Q: Why is a female adult 21 years of age or over required whenever female youth are present, but not the other way around?

A. The requirement to ensure that a registered female adult is present at activities serving girls is not dissimilar to policies we’ve enacted in the past for Venturing when male and female adult leaders were required for certain co-ed activities. At this time, we believe that these are the best, most appropriate measures for our movement. We hope you understand that these requirements were given substantial and thorough consideration.

    

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Posted (edited)

That still doesn’t answer the “Why,” but I understand that’s the lawyered reply.

Can you address the issue of a female Scout camping with her father that @Eagle94-A1 raised? Thanks!

Edited by shortridge

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20 minutes ago, RichardB said:

Okay, so did you read the FAQ's on that topic?   Disagreement with the answer doesn't mean it's incorrect.   (emphasis added below)   

 

Yes I did read the FAQs. And I am pointing out how it is a double standard that is insulting to male volunteers.

And as Shortridge pointed out, the issue of her camping with her father was never addressed. I though the entire purpose of allowing girls was to be "Family Friendly." If a girl cannot camp with ther dad, doesn't seem to be Family Friendly to me.

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Posted (edited)

 

53 minutes ago, Eagle94-A1 said:

In addition to having ticked off Scouts and Scouters,  we would lose 1/2 the Scouts in the troop and several Scouters. The Scouts themselves brought up this exact situation, canceling a trip due to lack of female Scouters, when discussing becoming "linked troops."  They would transfer or quit altogether. Several of those Scouts have parents involved as Scouters. I know I go where my sons go, and believe many others would follow their sons. So cancelling is not an option.

I'm not trying to force you to cancel.  I think you're doing a great thing by trying to someone to attend to make it possible for her to go.

Since you feel hamstrung by the threat from your Scouts, let me lay out my thinking:

Here we've got a case where a troop has invited a Webelos den to go camporee with you.  You are now faced with the prospect of having to tell a member of that den she cannot attend simply because she is a girl.  If I recall correctly you've got something like 30 scouts in your troop. That's 20+ moms and/or wives who could attend.  But, they choose not to.  I'm a big believer in the idea that we succeed as a troop and we fail as a troop.  If the troop members want to go, this seems like a solvable problem.  That they have not stepped up is a choice of the troop.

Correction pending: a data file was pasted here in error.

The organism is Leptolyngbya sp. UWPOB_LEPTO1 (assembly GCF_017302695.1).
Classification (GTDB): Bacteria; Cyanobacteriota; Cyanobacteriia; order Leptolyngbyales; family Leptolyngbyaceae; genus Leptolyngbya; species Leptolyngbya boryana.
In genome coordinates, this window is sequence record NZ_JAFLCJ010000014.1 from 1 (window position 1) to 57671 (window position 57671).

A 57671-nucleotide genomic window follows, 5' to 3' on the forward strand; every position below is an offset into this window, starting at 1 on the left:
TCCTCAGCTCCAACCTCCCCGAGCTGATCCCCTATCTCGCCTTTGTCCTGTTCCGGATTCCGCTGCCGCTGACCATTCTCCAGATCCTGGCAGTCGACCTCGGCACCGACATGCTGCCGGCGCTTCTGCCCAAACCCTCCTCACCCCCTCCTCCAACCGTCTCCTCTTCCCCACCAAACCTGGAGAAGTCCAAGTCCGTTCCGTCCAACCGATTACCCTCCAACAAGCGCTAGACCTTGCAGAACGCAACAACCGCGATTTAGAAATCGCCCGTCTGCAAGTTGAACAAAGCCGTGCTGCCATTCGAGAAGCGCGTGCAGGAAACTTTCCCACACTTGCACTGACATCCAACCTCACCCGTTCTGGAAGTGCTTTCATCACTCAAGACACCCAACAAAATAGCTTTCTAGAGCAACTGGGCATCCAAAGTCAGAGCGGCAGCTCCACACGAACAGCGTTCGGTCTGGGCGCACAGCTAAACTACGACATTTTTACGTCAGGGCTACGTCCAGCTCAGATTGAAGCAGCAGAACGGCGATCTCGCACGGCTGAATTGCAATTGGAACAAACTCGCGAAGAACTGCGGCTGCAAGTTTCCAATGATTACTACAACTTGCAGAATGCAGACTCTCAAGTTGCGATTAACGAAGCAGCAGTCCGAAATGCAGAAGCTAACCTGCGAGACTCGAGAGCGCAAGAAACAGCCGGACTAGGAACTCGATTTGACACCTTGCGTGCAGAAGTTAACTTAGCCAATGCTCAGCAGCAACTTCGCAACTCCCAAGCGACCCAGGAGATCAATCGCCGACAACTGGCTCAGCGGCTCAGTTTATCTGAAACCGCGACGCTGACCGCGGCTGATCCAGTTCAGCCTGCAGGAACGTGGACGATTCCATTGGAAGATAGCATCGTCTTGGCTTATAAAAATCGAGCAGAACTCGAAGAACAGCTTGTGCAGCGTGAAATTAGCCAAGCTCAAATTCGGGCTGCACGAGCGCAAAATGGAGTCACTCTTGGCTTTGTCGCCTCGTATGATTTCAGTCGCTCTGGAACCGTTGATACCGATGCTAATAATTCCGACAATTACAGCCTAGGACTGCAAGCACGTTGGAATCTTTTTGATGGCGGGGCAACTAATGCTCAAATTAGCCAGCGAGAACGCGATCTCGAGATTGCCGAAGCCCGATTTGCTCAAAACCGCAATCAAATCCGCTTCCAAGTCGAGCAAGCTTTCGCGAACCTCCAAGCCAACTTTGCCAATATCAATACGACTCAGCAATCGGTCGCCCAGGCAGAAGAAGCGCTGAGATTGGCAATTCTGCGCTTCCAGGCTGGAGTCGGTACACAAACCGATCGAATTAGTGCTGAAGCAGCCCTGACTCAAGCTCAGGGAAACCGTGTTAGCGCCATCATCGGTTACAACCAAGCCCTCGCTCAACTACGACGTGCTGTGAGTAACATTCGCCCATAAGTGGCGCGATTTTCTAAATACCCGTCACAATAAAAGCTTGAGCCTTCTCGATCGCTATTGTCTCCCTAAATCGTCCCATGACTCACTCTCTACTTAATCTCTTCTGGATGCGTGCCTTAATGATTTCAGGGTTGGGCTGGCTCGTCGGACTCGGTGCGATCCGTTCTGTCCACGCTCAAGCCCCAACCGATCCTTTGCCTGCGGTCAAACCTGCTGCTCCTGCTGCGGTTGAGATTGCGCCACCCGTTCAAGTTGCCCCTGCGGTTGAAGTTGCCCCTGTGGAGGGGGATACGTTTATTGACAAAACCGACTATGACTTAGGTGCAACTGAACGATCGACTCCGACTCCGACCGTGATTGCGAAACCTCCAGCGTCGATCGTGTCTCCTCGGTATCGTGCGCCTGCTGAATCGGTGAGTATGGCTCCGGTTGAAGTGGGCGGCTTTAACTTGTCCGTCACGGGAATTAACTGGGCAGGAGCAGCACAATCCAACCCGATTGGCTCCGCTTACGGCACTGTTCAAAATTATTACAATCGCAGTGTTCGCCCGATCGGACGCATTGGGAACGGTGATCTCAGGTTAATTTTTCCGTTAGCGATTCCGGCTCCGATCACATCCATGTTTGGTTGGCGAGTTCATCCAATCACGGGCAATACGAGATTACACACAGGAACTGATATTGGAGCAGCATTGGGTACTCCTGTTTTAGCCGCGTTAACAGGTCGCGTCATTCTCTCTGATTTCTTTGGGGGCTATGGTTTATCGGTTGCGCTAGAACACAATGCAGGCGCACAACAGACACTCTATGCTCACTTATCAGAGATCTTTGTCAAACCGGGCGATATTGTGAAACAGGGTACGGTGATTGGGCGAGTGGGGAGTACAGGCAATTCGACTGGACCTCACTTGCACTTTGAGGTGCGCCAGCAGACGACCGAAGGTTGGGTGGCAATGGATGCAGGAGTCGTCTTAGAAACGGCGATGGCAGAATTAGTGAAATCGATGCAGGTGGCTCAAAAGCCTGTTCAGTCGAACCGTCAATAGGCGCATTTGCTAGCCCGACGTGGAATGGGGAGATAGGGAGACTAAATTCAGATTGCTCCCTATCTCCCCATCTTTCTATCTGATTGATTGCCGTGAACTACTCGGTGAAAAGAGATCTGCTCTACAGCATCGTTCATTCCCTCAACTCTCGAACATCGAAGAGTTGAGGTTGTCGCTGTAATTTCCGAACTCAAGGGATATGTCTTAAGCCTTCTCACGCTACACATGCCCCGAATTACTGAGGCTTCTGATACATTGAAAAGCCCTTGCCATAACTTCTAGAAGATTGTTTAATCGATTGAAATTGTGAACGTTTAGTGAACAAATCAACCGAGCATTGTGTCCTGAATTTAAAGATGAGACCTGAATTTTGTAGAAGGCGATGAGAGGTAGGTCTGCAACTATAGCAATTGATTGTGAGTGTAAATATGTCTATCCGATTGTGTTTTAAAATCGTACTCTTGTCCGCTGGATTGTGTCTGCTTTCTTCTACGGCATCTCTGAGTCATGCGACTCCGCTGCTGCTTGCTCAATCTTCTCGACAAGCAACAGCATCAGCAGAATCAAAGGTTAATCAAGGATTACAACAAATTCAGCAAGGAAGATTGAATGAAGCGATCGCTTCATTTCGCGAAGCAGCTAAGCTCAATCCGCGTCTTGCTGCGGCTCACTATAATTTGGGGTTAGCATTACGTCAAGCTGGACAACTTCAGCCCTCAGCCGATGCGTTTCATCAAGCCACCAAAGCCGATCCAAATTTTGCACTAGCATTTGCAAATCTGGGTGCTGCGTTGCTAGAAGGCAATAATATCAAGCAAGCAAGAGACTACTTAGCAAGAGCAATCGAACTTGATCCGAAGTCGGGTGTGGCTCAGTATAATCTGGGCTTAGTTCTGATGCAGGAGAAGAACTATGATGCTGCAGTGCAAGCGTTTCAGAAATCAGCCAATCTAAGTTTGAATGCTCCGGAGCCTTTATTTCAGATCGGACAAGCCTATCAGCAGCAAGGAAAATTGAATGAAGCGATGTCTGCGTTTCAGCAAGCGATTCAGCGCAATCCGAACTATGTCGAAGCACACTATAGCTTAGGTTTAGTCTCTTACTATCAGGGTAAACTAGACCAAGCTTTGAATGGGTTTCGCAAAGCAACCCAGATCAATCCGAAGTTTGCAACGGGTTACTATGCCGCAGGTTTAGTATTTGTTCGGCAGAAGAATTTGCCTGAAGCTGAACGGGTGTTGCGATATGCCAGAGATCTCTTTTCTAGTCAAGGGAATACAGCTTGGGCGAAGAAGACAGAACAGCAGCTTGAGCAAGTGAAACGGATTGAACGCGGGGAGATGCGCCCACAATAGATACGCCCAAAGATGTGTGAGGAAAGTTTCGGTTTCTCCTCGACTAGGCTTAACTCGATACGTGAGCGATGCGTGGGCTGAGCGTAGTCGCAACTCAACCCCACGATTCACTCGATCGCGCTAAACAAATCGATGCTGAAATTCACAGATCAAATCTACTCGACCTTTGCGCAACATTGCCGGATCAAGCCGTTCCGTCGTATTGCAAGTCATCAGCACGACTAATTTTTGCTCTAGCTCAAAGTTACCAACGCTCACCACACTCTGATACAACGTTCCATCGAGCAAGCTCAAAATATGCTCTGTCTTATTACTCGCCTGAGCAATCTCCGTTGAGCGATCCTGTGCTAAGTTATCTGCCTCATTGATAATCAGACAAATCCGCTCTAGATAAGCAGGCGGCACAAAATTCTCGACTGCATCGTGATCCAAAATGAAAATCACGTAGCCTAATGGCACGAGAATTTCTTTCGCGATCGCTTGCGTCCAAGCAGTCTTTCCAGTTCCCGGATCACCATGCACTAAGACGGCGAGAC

So, here we have a case where the Troop could do the right thing if it wanted to.  If the Troop wanted to do the right thing someone would step up.  But, the Troop is choosing not to.  This is not a case of @Eagle94-A1 forcing the cancellation.  This is a case of the Troop forcing the cancellation.

In my mind it's a question of "doing the right thing" or avoiding the potential backlash.  I just think as Scouters, we should do the right thing.

Edited by ParkMan
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48 minutes ago, RichardB said:

Okay, so did you read the FAQ's on that topic?   Disagreement with the answer doesn't mean it's incorrect.   (emphasis added below)

Q: Why is a female adult 21 years of age or over required whenever female youth are present, but not the other way around?

A. The requirement to ensure that a registered female adult is present at activities serving girls is not dissimilar to policies we’ve enacted in the past for Venturing when male and female adult leaders were required for certain co-ed activities. At this time, we believe that these are the best, most appropriate measures for our movement. We hope you understand that these requirements were given substantial and thorough consideration.

    

The answer is neither correct, nor incorrect. It describes the decision. In bold you state it is the "belief" these decisions are best... Those who disagree are pointing out why they disagree with the decision.

As someone in leadership of many organizations I can say with certainty it is very common for initial decisions for new ideas to eventually be changed. The question is whether leadership listens to the concerns regarding the initial decision and makes appropriate adjustments, or whether they double-down and insist they are correct. I can say with certainty that the latter does not bode well for the decision makers. 

I advise the powers that be look into the concerns, and develop an appropriate response which is not telling the stakeholders they are wrong.